Christian Living


Mully Director Scott Haze on Filming Miracles in Kenya’s Slums

Handpicked as one of Variety's 10 Actors to Watch in 2013, Scott Haze is on Hollywood's radar. The L.A. theater owner and film & stage actor was singled out for Variety's top list, alongside Brie Larson (The Room), David Oyelowo (The Captive, Queen of Katwe), Jack Huston (Ben-Hur), Oscar Isaac (The Nativity Story, Star Wars), and more up and comers.

These days, Haze is calling all the shots from the director's chair and loving it. His new project is one very dear to his heart. It's a documentary about the extraordinary life and faith of Charles Mully.

Simply called Mully, the FOR GOOD film recounts how an orphaned boy who struggled in the slums of Kenya became a millionaire businessman, and how one day he gave it all up. He sold all of his companies and began bringing children from the slums home to live with him, his wife Esther, and seven biological kids. That's how the ministry of Mully Children's Family began. More than two decades later, Mully and his team have now rescued 10,000 vulnerable children off the streets – giving them a hope and a future.

Haze's compelling documentary shares the heart of Charles Mully, the faith and hard work that made helping so many desperate and disenfranchised children a reality.

"They're living miracles. They were souls that were left for dead," Haze says. "One of my favorite aspects of the movie is that at the end there's a song where the MCF choir singing – and those are voices that would probably be never heard in the world if it wasn't for Charles, because these are orphans. These are children who were left for dead who now have hope. You're actually seeing lives transform in front of your eyes and it's miraculous."

Even the natural world has transformed because of the God-inspired work of Mully, his family, and the MCF.

"He's planted a billion trees," Haze says. "I think it's like, 1.2 billion trees over the past 28 years. The most interesting thing you see is how he's actually changing the landscape. He's changing the climate. If you're in Nairobi it may not be raining. But if you get to where MCF is and all the water conservation and the dams he set up to preserve water, and the 1.2 billion trees, you actually see a change in the environment. It feels different. There's a different moisture in the air because of what he's doing…"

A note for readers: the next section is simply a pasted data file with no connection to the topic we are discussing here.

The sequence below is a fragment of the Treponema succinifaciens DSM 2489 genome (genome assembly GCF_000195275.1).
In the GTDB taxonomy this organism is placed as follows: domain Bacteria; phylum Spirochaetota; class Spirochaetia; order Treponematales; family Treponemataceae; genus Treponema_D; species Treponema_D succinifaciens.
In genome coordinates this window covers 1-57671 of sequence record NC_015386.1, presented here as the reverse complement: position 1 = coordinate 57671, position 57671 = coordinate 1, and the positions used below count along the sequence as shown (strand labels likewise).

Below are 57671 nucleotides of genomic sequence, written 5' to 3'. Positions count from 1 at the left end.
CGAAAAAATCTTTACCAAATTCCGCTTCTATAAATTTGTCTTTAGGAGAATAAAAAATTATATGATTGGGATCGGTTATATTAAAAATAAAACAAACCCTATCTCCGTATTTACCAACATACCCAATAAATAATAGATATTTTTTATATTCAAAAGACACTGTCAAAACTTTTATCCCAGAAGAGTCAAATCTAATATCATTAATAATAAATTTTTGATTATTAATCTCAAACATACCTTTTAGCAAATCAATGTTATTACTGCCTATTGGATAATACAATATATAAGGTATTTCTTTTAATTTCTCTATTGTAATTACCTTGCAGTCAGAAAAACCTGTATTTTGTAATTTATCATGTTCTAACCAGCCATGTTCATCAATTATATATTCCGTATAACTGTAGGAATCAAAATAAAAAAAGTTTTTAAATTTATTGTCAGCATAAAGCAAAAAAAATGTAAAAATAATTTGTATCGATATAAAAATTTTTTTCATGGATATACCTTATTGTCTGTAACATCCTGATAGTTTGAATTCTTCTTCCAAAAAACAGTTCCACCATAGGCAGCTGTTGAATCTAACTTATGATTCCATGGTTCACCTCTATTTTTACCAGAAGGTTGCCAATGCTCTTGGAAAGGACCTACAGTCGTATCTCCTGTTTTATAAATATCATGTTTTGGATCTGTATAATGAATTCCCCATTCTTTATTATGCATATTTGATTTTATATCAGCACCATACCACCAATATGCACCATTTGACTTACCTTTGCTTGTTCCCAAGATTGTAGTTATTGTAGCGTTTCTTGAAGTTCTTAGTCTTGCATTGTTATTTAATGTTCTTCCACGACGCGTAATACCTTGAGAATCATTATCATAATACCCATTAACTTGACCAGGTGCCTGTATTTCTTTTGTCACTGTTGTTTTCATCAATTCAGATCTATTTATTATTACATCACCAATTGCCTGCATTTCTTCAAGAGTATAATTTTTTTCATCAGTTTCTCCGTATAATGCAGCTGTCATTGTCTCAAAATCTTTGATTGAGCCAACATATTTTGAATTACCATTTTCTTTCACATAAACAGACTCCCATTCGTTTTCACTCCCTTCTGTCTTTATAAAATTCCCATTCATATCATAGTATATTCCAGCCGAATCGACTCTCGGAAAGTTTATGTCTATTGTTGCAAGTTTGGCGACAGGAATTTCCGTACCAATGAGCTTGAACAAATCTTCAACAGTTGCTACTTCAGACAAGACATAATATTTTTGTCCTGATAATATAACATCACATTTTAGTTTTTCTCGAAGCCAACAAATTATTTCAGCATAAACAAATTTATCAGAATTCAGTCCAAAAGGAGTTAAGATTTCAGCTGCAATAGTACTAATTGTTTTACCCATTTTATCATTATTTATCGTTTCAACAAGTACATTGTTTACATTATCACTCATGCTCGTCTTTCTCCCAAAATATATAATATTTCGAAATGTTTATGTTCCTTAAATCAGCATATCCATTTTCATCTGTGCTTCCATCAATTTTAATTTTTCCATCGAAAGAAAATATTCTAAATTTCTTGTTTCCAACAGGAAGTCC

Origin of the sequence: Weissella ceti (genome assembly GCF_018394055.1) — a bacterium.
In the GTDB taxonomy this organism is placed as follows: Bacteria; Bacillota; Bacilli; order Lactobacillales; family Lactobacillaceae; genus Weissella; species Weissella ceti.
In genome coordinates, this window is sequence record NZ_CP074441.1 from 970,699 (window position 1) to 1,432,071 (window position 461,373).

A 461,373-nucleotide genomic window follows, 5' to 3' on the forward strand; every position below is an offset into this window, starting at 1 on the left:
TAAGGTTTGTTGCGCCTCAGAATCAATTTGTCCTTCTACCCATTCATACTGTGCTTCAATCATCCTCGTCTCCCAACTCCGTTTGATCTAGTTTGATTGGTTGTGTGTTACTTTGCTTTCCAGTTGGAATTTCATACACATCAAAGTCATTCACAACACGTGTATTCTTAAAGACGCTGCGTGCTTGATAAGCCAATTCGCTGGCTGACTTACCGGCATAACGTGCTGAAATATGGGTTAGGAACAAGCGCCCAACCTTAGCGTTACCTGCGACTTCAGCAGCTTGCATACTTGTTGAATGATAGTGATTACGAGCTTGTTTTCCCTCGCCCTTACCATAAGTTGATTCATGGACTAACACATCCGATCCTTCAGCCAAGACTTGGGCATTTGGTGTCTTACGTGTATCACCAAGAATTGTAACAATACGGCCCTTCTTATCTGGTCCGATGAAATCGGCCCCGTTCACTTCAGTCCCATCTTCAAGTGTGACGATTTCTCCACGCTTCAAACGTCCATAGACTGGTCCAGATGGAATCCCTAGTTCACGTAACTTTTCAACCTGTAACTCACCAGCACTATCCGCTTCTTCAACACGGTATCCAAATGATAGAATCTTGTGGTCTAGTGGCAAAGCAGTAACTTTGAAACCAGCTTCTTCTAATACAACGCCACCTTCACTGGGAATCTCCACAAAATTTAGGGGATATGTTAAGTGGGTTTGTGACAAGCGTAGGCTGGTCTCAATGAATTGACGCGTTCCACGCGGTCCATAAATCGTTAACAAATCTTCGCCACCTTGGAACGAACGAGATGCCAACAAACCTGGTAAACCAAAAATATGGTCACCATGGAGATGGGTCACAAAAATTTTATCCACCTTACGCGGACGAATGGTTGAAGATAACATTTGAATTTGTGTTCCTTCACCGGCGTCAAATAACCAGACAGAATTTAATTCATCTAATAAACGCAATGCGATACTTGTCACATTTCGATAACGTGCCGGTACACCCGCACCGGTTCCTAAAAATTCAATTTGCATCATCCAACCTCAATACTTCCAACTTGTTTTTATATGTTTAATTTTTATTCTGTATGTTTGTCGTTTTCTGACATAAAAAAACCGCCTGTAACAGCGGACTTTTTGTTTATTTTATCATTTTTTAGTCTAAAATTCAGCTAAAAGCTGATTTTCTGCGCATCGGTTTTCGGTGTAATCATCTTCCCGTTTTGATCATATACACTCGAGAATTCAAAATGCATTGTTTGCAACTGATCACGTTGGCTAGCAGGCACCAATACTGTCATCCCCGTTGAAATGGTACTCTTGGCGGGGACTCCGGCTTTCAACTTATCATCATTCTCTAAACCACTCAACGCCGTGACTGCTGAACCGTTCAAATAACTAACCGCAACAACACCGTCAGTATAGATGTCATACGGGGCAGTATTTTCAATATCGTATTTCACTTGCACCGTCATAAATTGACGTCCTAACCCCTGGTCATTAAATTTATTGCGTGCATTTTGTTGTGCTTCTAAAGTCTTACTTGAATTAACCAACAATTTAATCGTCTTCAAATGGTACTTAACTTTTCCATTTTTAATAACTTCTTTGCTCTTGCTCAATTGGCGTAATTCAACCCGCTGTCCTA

In Africa for the first time, Haze began digging into Mully's story – gathering old photos, footage, and filming interviews and video of the places Mully touched. He ended up with 400 hours of footage to go through. The final cut: 81 minutes that tell an inspiring, Spirit-led true story.
"I started in on our source material, Father to the Fatherless," Haze recalls. "There were miracles in that book that I read and I said there's no way that could be true. I'm a man of faith. And then you go there and he's like, 'Yeah, this is where God told me there would be water.' And you feel like there's so much truth and sincerity in Charles and Esther when they talk. So, where you do start? You start with everything."

Scott Haze in Kenya filming Mully, credit: For GoodScott Haze in Kenya, during the filming of Mully (cr: FOR GOOD).

Filming Mully's story has been a life-altering experience for Haze. Thinking back on his time in Africa and what audiences could take away from watching his documentary, he's convinced moviegoers will not only be challenged, but forever changed.

"It alters your DNA as a human being, the DNA of your spirit," Haze says. "You're transformed. You're transcended into a new vision of, like, 'Wow! There's infinite possibilities of what we can do to make the world a better place. How do we do that? How do we bring hope to the hopeless?' And that can actually spread. It's a living model on a spiritual, physical, emotional level. Every layer of the human condition can be altered through this movie. Then, it's taking those things and putting them into practice in your own homes."
So, how was Charles Mully able to accomplish so much and help so many? Haze has an idea and it's not just because the devout Christian had faith he could make a difference in Kenya.

"It's not just faith. It's discipline. It's being convicted. It's being committed. It is being faithful, but it's being responsible with that faith. It's never looking back. It's trust. It's all of those," Haze says. "It's everything that faith means on every level is what he did and what they do. It's compassion. It's perseverance. It's blind faith."

"It's like it says in James 1 when it talks about the ship being lost at sea. That's a great verse. It's about being in the midst of the storm where you know that the only way you'll reach the shore is through faith, even in the hardest times, to remain faithful." 

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